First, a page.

Antiviral textiles inhibit the growth and persistence of bacteria and viruses. They can be applied to a broad spectrum of textile surfaces including face masks, air filters, medical gowns, curtains, drapes and more (Source).
Various sensors are in development which can detect diseases much earlier and thus help fight pandemics much quicker. Biosensors which you can inject under the skin (Source) or sensors which detect a virus in urine (Source) are just two examples (Source).
In public health, contact tracing is the process of identification of persons who may have come into contact with an infected person (“contacts”). By tracing the contacts of infected individuals, testing them for infection, treating the infected and tracing their contacts in turn, public health aims to reduce infections in the population (Source). Various countries are applying techniques to trace infected people in real-time. With the help of smartphones, sensors or cameras, health organisations can identify people who have been in endangered regions or if infected people comply with the quarantine specifications (Source) and if they have permission to travel or access a building. Google and Apple are launching a joint tracing tool for iOS and Android (Source).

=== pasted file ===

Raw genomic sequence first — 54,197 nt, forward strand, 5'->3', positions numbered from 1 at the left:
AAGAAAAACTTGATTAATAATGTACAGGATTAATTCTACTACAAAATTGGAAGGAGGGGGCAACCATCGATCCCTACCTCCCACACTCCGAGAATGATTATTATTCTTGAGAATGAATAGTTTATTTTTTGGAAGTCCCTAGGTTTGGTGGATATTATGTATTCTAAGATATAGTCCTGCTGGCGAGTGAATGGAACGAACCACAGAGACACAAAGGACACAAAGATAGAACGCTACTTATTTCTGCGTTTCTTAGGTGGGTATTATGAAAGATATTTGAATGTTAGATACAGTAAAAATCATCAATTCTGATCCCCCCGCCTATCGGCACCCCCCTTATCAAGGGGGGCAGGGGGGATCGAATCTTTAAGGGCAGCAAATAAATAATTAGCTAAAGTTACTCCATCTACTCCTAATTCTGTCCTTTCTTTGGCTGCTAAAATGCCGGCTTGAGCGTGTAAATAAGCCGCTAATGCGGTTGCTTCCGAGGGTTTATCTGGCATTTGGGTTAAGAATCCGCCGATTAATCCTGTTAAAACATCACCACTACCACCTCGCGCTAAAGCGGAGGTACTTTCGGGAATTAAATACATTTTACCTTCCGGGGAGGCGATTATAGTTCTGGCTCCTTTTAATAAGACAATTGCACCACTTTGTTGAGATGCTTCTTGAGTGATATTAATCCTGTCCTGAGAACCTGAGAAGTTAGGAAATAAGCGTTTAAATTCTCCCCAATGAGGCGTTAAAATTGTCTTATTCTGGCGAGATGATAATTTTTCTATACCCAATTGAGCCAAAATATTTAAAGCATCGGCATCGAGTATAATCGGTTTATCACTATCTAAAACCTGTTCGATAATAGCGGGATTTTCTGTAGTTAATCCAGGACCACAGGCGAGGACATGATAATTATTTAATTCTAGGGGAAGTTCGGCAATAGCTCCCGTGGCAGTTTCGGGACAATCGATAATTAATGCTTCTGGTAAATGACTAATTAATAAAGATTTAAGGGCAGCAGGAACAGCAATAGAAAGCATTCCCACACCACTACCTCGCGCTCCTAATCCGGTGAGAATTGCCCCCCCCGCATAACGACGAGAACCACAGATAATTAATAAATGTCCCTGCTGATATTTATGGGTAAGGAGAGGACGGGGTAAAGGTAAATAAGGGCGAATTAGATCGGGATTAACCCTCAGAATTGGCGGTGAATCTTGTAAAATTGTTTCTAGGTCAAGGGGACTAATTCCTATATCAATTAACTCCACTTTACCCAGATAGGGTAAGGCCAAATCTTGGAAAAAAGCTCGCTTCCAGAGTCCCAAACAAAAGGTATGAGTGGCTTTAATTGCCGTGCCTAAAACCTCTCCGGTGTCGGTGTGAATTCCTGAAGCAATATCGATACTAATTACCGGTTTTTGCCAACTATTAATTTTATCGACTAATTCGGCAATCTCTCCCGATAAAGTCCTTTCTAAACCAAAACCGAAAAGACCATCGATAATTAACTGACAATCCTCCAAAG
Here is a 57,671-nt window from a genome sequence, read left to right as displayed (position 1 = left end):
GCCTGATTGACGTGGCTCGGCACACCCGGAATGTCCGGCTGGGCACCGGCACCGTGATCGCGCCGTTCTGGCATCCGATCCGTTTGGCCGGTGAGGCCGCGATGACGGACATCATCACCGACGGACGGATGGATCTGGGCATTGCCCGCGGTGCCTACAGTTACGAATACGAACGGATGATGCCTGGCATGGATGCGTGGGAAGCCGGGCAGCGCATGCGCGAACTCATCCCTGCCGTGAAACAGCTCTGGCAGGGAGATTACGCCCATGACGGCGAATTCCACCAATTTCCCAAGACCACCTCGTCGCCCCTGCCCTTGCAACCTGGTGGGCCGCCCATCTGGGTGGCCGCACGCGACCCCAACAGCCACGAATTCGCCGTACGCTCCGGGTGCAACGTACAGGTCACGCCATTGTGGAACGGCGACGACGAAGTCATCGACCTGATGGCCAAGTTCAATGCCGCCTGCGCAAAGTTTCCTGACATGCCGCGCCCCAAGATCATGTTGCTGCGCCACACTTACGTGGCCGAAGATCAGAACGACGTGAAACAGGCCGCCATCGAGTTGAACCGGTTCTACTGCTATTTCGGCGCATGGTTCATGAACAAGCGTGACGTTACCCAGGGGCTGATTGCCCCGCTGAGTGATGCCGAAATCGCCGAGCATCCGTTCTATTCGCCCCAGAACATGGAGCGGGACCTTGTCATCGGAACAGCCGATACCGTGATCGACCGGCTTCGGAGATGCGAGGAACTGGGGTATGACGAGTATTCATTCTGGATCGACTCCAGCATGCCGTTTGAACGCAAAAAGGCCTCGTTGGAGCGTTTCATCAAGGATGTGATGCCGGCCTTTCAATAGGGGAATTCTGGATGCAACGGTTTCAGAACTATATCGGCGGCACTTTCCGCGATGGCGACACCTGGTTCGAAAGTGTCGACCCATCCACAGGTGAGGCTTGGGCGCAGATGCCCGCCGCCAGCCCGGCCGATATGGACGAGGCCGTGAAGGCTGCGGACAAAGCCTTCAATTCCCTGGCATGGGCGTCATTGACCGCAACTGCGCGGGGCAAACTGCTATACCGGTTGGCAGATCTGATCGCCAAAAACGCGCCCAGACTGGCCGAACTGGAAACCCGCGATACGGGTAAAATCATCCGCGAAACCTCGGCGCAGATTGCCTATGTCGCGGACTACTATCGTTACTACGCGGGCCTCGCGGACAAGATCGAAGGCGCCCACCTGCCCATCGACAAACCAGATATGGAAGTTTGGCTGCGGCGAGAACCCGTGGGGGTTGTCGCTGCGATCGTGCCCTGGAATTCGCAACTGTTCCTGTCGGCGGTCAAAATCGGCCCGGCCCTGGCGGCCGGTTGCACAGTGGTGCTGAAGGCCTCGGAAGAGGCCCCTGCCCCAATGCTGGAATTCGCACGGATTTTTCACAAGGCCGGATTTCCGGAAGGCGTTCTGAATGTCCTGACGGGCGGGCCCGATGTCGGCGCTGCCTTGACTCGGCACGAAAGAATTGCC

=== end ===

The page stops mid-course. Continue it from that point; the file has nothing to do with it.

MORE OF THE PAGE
Artificial Intelligence and other digital technologies are revolutionising many fields like the car industry, health, mobility or farming.
The world is producing a huge amount of data every single day. The Internet, Social Media, Communication, IoT devices, self-driving cars, smartphones, cameras and much more are generating so much data which are waiting to be analysed.
BlueDot AI was able to forecast an outbreak and warn several days before WHO announced it. Google’s DeepMind division used its algorithms to understand the Covid19 virus and their protein structures (Source). BenevolentAI and Exscientia use AI to build drugs, and now this helps to find a drug for against Covid19. Blue Ocean Robotics is using UVD Robots with their ultraviolet light to kill bacteria and viruses autonomously.